First the wind gusted from the south, making our passage a trial, then it shifted to the north, making it a joy. We scooted along, and by four in the afternoon, we pulled onto the sandy shore of Gays Point.

campsite at Gays PointGays Point redeemed Papscanee Island. It was all peace and darkness. Quiet, except for the screech owl that trilled its pleasure into the night. We built a fire, and I read from Thomas Berry's The Great Work, while Kate cut up a zucchini from her garden. We drank wine and talked about when Brant would migrate south. We spoke of places we had traveled, of Kate's life on sailboats, Merle's building her own house. And I wondered what story Neena would tell us if she could talk. What story would the river tell us? I slept well through the cold night.

The smooth river pulled me early from my tent, to oatmeal and coffee. Before we slipped into our boats, we stood with our toes in the water and "clapped on" the river. Merle spoke of the beauty and necessity of this river, our time on it. It was but a drop of time, but at that moment I felt like we had been there for days, weeks, my body settled into its aches, my mind into the quiet thoughts that emerged from what I saw. Nothing more.

Then we pushed south, wondering where our adventure would end. As I approached Stockport Middle Grounds, the first flock of Brant coursed by over head. Six more flocks of the small dark geese flapped by, bringing news of the Arctic, and of colder weather, of winter.

I was now in familiar land, reaches I had paddled many times before: Middle Ground Flats, the quirky village of Athens, the Rip Van Winkle bridge. I knew the zig zag path of the channel in this section and how the eastern shore is shallow at low tide.

Sunrise Gays PointCatskill called us in. Fish sandwiches and tea from the dock-side restaurant called us in. I hate ending any trip; I hate ending a trip earlier than planned. But there was no way to ride the outgoing current all the way home--that was 11 miles south. How often is a trip just what you plan? Never. Still, I had gotten not what I thought I wanted, but just what I needed from the river: three days of river time, when what matters is the next bald eagle, the next stop, the shared slice of dried mango, the ache in my lower back. I was lucky to have two easy companions and one trusty dog who made it all possible.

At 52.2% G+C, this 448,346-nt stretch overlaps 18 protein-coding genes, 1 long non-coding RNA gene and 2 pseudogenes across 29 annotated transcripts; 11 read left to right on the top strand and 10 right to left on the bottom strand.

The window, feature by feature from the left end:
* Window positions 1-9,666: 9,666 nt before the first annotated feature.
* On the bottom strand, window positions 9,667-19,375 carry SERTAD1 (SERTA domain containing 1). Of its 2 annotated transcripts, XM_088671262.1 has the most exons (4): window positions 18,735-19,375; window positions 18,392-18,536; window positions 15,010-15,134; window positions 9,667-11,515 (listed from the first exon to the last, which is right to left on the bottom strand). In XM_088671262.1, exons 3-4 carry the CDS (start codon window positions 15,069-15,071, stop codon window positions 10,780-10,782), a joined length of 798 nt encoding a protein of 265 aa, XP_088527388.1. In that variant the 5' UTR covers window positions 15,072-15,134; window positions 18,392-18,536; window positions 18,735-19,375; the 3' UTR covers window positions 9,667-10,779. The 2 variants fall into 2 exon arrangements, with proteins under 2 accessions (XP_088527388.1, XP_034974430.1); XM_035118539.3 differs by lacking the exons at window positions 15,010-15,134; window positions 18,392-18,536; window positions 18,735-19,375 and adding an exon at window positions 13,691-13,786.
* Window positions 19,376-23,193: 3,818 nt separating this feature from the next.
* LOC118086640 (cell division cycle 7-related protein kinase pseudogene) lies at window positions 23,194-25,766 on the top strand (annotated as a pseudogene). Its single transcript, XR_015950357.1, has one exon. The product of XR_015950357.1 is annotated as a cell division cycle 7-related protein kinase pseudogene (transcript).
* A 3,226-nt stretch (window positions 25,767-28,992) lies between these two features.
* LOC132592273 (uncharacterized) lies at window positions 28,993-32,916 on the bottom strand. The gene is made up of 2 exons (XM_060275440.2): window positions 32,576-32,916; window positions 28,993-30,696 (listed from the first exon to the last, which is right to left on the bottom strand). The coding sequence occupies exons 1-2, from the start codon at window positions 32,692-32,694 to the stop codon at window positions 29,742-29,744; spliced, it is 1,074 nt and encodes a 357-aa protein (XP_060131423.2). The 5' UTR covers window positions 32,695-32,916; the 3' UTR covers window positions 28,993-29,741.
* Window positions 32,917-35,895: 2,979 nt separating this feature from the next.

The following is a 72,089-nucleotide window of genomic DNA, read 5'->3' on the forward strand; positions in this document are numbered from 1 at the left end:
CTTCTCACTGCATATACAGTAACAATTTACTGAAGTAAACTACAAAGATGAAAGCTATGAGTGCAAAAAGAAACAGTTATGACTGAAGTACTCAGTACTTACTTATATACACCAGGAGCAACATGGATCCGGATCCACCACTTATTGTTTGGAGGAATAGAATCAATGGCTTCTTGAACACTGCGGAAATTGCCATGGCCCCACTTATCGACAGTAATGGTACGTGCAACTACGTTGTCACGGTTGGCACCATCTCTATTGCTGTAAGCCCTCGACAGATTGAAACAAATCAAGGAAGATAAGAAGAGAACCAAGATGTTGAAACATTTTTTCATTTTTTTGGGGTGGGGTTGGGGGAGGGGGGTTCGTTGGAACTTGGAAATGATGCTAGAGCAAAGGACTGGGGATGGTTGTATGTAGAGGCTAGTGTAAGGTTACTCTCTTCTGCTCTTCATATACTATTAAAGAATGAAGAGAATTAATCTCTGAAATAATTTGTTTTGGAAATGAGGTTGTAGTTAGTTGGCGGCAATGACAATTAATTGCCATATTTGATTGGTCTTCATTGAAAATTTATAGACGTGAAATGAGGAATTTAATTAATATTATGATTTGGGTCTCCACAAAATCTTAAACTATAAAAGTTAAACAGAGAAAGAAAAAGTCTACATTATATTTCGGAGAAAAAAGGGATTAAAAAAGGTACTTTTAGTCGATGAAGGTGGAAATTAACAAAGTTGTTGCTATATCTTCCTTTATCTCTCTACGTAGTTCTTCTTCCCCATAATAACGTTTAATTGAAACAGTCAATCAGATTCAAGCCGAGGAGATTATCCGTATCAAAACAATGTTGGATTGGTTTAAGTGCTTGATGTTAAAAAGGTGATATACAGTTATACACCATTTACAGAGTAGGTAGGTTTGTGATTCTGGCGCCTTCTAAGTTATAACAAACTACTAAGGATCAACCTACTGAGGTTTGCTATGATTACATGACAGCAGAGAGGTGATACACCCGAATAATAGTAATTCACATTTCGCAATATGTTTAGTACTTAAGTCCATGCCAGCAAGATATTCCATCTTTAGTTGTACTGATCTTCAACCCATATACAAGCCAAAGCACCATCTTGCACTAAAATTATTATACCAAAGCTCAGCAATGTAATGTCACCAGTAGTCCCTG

Merle, Kate and I stood with our toes in the water and "clapped off." Merle spoke with a clear wisdom, thanking the river for our time, the company, the adventures had and to come. I had tears in my eyes as we all clapped our goodbye to the river.



References (87)

References allow you to track sources for this article, as well as articles that were written in response to this article.

Reader Comments (2)

This is beautiful, Sue! Clearly the trip inspired your narrative heart. Wish I could have joined you :-)

October 9, 2012 | Unregistered CommenterIza Trapani

Are you aware of using the special lures for pike? Well, I came to know about it recently, when I happened to visit Lure-obsessed.com

January 16, 2015 | Unregistered CommenterJack

PostPost a New Comment

Enter your information below to add a new comment.

My response is on my own website »
Author Email (optional):
Author URL (optional):
Some HTML allowed: <a href="" title=""> <abbr title=""> <acronym title=""> <b> <blockquote cite=""> <code> <em> <i> <strike> <strong>